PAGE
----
In 2011, however, a solution to this obstacle was proposed [5]; Dr. Nicolas Menicucci from RMIT University proposed a time-domain multiplexing method. This method allows generation of large-scale quantum entanglement on optical system without having to increase the size of experimental setup. Although this proposal was a theoretical breakthrough that shows the possibility of feasible large-scale quantum entanglement generation, experimental demonstration was not achieved due to technological difficulties.

In 2013, our group, based on the above proposal, developed necessary technologies and demonstrated generation of large-scale quantum entanglements, overcoming the limitation in their size for the first time [6]. By applying time-domain multiplexing method, we can consider a continuous-wave squeezed light as multiple, independent, and temporally localized wave packets of squeezed lights and generate large-scale entanglement using only two squeezed-light sources. To generate such a large-scale quantum entanglement, we first generate multiple disjointed two-mode entanglements by interfering two squeezed-light wave packets, then, we delay one of the wave packet and interfere them with wave packets before and after. This results in an entanglement consists of multiple squeezed light wave packets that are entangled with temporally adjacent wave packets.

Also, in the process of making time-domain multiplexed entanglement, we also developed many technology such as a low-loss optical delay line. As the result, we generated quantum entanglement consists of more than 16,000 parties, 1,000 times more than that of the previous research. By further improve the stability of our system, in principle, it is possible to generate large-scale quantum entanglement without limitations on the number of the entangled parties.

Moreover, this particular entanglement we generated can be combined with quantum teleportation to realize time-domain multiplexed quantum computer. By using time-domain multiplexing, not only that we can realize large-scale quantum entanglement, but we can also realize teleportation-based quantum computer in a scalable fashion. As a next step, we are now pursuing realization of large-scale quantum computer based on the experimental system we developed for generation of time-domain multiplexed large-scale quantum entanglement.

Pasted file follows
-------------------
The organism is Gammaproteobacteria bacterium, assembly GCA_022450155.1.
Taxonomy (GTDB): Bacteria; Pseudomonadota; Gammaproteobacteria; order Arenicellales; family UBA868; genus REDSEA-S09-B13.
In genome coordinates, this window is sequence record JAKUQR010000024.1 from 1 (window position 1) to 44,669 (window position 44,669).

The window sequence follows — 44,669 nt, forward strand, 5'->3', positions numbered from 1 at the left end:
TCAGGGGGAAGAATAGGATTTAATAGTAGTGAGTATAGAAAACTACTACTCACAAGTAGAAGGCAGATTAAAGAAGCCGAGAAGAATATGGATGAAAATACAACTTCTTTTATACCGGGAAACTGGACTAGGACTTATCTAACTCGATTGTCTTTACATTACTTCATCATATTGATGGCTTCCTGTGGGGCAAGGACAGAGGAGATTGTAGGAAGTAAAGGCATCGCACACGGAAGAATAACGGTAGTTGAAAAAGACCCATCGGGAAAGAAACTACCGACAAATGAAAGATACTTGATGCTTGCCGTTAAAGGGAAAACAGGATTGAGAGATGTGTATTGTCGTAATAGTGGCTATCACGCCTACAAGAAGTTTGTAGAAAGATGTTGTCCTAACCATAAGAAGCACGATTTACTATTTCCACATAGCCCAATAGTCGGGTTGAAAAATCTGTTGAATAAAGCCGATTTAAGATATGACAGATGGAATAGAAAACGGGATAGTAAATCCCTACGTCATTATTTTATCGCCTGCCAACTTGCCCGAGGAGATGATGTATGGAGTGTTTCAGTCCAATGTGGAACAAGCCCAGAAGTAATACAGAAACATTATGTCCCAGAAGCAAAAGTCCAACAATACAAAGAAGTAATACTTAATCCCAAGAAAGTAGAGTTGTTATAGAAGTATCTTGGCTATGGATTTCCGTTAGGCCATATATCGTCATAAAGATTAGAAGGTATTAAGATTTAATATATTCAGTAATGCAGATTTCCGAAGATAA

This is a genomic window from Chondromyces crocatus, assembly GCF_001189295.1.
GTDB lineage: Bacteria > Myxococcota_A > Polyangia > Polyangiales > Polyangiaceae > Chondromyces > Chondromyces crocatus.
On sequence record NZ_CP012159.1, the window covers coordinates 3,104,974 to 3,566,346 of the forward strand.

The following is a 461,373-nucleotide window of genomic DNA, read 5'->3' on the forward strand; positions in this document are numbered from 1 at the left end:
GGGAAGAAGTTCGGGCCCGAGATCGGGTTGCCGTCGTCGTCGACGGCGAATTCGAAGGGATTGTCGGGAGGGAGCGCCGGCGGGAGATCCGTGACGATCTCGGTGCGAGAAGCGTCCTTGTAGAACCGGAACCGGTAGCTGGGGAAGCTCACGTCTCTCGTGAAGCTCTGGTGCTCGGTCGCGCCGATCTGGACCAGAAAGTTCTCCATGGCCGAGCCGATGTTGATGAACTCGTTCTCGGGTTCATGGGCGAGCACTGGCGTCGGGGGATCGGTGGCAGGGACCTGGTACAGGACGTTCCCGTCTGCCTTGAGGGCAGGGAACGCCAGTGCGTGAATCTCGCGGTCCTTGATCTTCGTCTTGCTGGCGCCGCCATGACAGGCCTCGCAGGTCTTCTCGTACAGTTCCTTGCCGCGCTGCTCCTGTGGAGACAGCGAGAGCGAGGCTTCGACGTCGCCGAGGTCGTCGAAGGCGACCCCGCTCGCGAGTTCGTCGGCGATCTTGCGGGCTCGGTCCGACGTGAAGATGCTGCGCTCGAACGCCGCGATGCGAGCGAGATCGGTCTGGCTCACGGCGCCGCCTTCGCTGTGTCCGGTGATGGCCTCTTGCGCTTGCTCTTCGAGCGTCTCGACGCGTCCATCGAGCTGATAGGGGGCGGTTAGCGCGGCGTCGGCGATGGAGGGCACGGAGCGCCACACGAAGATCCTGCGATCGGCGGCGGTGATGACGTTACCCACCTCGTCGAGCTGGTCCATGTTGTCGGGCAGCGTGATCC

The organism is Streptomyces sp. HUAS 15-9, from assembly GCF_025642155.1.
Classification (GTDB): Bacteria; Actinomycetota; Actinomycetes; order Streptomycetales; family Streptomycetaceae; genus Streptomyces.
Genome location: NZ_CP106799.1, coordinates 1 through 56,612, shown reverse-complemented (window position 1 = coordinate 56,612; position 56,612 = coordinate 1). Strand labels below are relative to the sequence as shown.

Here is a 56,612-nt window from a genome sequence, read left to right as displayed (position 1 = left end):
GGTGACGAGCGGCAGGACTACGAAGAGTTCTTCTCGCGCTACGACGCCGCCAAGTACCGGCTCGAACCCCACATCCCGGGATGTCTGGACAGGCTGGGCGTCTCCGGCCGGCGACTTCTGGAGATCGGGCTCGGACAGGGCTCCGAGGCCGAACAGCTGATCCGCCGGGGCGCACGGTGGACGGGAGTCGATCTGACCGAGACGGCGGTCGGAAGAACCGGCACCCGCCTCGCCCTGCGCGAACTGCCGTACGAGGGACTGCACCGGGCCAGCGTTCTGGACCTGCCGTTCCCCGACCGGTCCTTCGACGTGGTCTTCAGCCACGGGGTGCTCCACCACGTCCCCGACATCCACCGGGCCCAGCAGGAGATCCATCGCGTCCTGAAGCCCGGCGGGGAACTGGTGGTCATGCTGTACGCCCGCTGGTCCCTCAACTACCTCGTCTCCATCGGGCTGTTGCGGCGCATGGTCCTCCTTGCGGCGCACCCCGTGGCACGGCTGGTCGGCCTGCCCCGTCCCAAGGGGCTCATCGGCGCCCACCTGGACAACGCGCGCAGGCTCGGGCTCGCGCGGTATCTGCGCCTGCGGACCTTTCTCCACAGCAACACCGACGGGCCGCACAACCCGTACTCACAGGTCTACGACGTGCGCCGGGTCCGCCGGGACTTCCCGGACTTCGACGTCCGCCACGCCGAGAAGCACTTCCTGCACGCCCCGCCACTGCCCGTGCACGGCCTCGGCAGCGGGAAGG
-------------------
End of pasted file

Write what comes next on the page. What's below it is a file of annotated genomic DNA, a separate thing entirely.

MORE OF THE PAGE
Fig.1. Abstract comparison between optical quantum computer using the conventional method and time-domain multiplexing method.
Fig.2. Time-domain multiplexed quantum computer. Quantum teleportation plays an essential role in this type of quantum computer. The system for generation of large-scale quantum entanglement developed in this work can be considered as a part of time-domain multiplexed quantum computer.
Optical generation of non-classical states toward universal quantum computation

A quantum computer, which uses nature of quantum mechanics for computing, is a promising device to efficiently solve some problems beyond present classical computers [1]. Univesal quantum computing requires certain quantum gates as well as classical computers consist of NAND gates. In the field of continuous variable quantum information processing, it is known that we can build the quantum computer by exploiting only five optical-quantum gates in principle [2]. In our laboratory, four of them have been already implemented [3]. Our present challenge is to realize the last fifth gate. This is called “cubic phase gate”, a key block of universal quantum computing.

It is theoretically shown that the cubic phase gate can be realized by combining quantum teleportation technologies and one highly-nonclassical quantum state [4], represented by a superposition of zero- to three-photon-number states. Although some experiments of generating superpositions of photon-number states have been reported [5, 6], they were limited up to two-photon level. Furthermore, the generated states in their experiments undergo a nearly fifty percent loss in the process of generation and measurement. This is probably because they exploited the pulsed scheme so that they couldn’t get high measurement efficiency. Since the quantum teleportation circuit for the cubic phase gate requires high measurement efficiency, the systems of the previous experiments are not suitble for our purpose.